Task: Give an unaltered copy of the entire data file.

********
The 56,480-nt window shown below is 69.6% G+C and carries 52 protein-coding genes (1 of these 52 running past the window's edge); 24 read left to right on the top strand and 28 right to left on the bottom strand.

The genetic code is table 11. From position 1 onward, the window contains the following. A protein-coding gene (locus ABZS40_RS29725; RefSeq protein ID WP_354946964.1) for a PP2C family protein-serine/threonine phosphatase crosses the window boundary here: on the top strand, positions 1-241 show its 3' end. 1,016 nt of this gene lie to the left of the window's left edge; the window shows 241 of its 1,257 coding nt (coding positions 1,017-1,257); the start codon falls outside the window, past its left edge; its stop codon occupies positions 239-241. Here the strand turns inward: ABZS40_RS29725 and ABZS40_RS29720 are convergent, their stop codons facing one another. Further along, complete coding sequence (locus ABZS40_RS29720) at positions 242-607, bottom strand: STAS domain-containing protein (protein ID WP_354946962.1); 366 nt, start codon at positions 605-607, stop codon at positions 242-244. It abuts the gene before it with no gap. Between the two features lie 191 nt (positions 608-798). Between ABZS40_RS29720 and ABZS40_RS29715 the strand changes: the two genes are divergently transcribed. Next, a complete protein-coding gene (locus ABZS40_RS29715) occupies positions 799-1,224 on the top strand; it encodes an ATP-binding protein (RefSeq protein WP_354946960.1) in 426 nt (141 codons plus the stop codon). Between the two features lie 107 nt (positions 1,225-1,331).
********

The 56,480-nt window shown below is 69.6% G+C and carries 52 protein-coding genes (1 of these 52 running past the window's edge); 24 read left to right on the top strand and 28 right to left on the bottom strand.

The genetic code is table 11. From position 1 onward, the window contains the following. A protein-coding gene (locus ABZS40_RS29725; RefSeq protein ID WP_354946964.1) for a PP2C family protein-serine/threonine phosphatase crosses the window boundary here: on the top strand, positions 1-241 show its 3' end. 1,016 nt of this gene lie to the left of the window's left edge; the window shows 241 of its 1,257 coding nt (coding positions 1,017-1,257); the start codon falls outside the window, past its left edge; its stop codon occupies positions 239-241. Here the strand turns inward: ABZS40_RS29725 and ABZS40_RS29720 are convergent, their stop codons facing one another. Further along, complete coding sequence (locus ABZS40_RS29720) at positions 242-607, bottom strand: STAS domain-containing protein (protein ID WP_354946962.1); 366 nt, start codon at positions 605-607, stop codon at positions 242-244. It abuts the gene before it with no gap. Between the two features lie 191 nt (positions 608-798). Between ABZS40_RS29720 and ABZS40_RS29715 the strand changes: the two genes are divergently transcribed. Next, a complete protein-coding gene (locus ABZS40_RS29715) occupies positions 799-1,224 on the top strand; it encodes an ATP-binding protein (RefSeq protein WP_354946960.1) in 426 nt (141 codons plus the stop codon). Between the two features lie 107 nt (positions 1,225-1,331).